Nialus’s End - Prologue to "A Fire Within"
Clang!… Clang!… Clang!
The sound of the mighty hammer striking the piece of metal lying upon the protosteel anvil echoed across the dimly-lit cavern and reverberated back to the Toa of Earth’s now-frail ears. His muscles ached with exhaustion, and his throat was sore from dehydration. He had been down here for weeks, maybe months; he had lost track of time. He had drunk all of his water and consumed all of his food, and he hadn’t slept a wink the past three nights. He was weary, sick, and ready to quit. But Nialus was so close… so close to finishing. He just had to hold out one more night. Then, it would be over.
After all the preparation, all of the widgets spent and risks taken, it was almost done. His masterpiece, which he had spent months planning, sketching and getting resources for, was near completion. And when it was, his life would be complete. Already, he could feel his heartlight dimming - his limbs were weak, his heart and lungs ached terribly, and every breath was taken with pain. Already he was losing his short-term memory; he could barely remember the events of the past few days, except for the ever-present pain. Then again, it was the same every day. Get out of bed, take pain depressants, forge, fix errors, take pain depressants, forge some more, clean up the forge, take pain depressants, go to bed. It was monotonous, to the point of insanity; but he had to finish. If he was going to die today - which, without a doubt, he was - he would go out with honor. He would finish his ultimate masterpiece.
His back trembled with weakness as he continued to pound. The pain was getting greater - a sign that the workday was almost over. He would have to take more medicine, the last of it, actually, to make it through the night. For there would be no sleep tonight - there would be only hard, relentless work, the hardest work produced by Nialus since he had started his project. His hammer would swing proudly, his masterpiece would come through in perfection, and, in the end, his heartlight would go out. He would die, a truly unfortunate case, but a necessary sacrifice nonetheless. He was not even elderly - but he had known younger Toa to die, and he was grateful for the length of his life.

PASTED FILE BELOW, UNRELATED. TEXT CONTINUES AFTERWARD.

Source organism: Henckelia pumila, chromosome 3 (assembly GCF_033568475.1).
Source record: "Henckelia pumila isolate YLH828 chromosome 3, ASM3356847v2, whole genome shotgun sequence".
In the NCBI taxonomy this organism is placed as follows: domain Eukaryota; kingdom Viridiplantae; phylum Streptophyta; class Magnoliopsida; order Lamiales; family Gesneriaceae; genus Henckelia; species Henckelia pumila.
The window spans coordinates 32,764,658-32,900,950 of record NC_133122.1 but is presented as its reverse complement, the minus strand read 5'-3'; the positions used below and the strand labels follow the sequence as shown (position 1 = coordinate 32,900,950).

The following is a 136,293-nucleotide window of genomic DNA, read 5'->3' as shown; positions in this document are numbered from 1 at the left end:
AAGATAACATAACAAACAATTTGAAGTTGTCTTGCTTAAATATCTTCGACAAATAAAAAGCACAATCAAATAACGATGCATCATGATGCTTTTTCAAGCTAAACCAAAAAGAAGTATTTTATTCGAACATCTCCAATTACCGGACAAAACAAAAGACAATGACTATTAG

A miner, a Chronicler, a warrior, a shopkeeper, a collector, a writer, a mercenary, and, in the end, a blacksmith - he had been all these and more. He had scaled the peak of Mt. Iho, trudged across the Fau Swamp, plunged into the depths of Lake Naho, and even explored the treacherous caverns of Mangaia. He had Chronicled enough adventures to fill a library (which they had), and defeated enough Rahkshi and Skakdi for a trophy room dedicated completely to the weapons of enemies. He had saved lives, endangered lives, destroyed lives, lied, cheated, and been redeemed only to rise again as a symbol of goodness for the island. And now, in this lost, terribly hot cavern of Mangai, where poisonous Fikou crept and the bravest Toa dare not go, Nialus was going to die - hardly any would remember him. Only the handful would know. Only the few would remember. Those who read the Chronicles that had survived the fires would know him as a myth or a legend, not a once-living being. But Nialus did not care; for though he had been nearly everything and gone nearly everywhere, there was a single title that he had never been capable of reaching, a title that achieving had meant everything to him But now, he would gain it with his last gift to the world and to the Great Spirit. This title would be his, and it would be his soon - much sooner than the Toa had expected.
With all of the reminiscing, Nialus had gone into a meditative state, shut off from the world as he recalled past memories. But now, as he came back to reality, he saw before him his finished product, forged from his own clawed hands while in the daze, polished and shining in the light of the forge as he drew it from the bucket of water beside him. Nialus dropped his hammer and fell to his knees - the shock of seeing the piece of art completed freezing his heartlight with a mixed feeling of fear and wonder. It was… beautiful. Striking and glorious. It was his greatest - and final - treasure, one that he had made himself. One that would glorify his creator and be used for the good of Matoran-kind for millennia to come. He could do nothing more for the next few minutes except sit there and examine the wonderful object resting in his hand…